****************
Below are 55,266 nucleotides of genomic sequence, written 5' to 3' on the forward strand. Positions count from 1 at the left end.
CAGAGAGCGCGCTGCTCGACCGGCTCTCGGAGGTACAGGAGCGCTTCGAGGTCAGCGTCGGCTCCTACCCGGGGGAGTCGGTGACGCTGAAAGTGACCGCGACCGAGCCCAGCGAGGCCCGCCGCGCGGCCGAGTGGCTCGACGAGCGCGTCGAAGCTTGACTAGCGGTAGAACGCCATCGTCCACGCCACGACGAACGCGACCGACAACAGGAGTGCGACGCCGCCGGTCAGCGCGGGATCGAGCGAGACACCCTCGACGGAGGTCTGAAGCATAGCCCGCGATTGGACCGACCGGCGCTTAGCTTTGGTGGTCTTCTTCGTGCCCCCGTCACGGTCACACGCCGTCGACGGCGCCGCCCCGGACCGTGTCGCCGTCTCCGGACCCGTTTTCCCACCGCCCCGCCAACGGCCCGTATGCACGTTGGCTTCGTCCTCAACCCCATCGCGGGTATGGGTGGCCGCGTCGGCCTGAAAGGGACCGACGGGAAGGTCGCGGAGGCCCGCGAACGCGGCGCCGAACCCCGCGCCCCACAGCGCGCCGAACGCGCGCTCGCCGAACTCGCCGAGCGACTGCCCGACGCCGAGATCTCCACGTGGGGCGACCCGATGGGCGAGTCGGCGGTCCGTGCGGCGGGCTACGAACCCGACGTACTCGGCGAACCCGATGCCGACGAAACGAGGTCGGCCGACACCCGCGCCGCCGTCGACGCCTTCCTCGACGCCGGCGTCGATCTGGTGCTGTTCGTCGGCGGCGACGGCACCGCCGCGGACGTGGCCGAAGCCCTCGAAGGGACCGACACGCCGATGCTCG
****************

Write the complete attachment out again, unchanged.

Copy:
Below are 55,266 nucleotides of genomic sequence, written 5' to 3' on the forward strand. Positions count from 1 at the left end.
CAGAGAGCGCGCTGCTCGACCGGCTCTCGGAGGTACAGGAGCGCTTCGAGGTCAGCGTCGGCTCCTACCCGGGGGAGTCGGTGACGCTGAAAGTGACCGCGACCGAGCCCAGCGAGGCCCGCCGCGCGGCCGAGTGGCTCGACGAGCGCGTCGAAGCTTGACTAGCGGTAGAACGCCATCGTCCACGCCACGACGAACGCGACCGACAACAGGAGTGCGACGCCGCCGGTCAGCGCGGGATCGAGCGAGACACCCTCGACGGAGGTCTGAAGCATAGCCCGCGATTGGACCGACCGGCGCTTAGCTTTGGTGGTCTTCTTCGTGCCCCCGTCACGGTCACACGCCGTCGACGGCGCCGCCCCGGACCGTGTCGCCGTCTCCGGACCCGTTTTCCCACCGCCCCGCCAACGGCCCGTATGCACGTTGGCTTCGTCCTCAACCCCATCGCGGGTATGGGTGGCCGCGTCGGCCTGAAAGGGACCGACGGGAAGGTCGCGGAGGCCCGCGAACGCGGCGCCGAACCCCGCGCCCCACAGCGCGCCGAACGCGCGCTCGCCGAACTCGCCGAGCGACTGCCCGACGCCGAGATCTCCACGTGGGGCGACCCGATGGGCGAGTCGGCGGTCCGTGCGGCGGGCTACGAACCCGACGTACTCGGCGAACCCGATGCCGACGAAACGAGGTCGGCCGACACCCGCGCCGCCGTCGACGCCTTCCTCGACGCCGGCGTCGATCTGGTGCTGTTCGTCGGCGGCGACGGCACCGCCGCGGACGTGGCCGAAGCCCTCGAAGGGACCGACACGCCGATGCTCG